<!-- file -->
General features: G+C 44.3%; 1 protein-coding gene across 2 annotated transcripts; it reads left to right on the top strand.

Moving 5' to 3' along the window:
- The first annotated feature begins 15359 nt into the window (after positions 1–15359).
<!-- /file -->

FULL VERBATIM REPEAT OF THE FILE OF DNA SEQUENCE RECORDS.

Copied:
General features: G+C 44.3%; 1 protein-coding gene across 2 annotated transcripts; it reads left to right on the top strand.

Moving 5' to 3' along the window:
- The first annotated feature begins 15359 nt into the window (after positions 1–15359).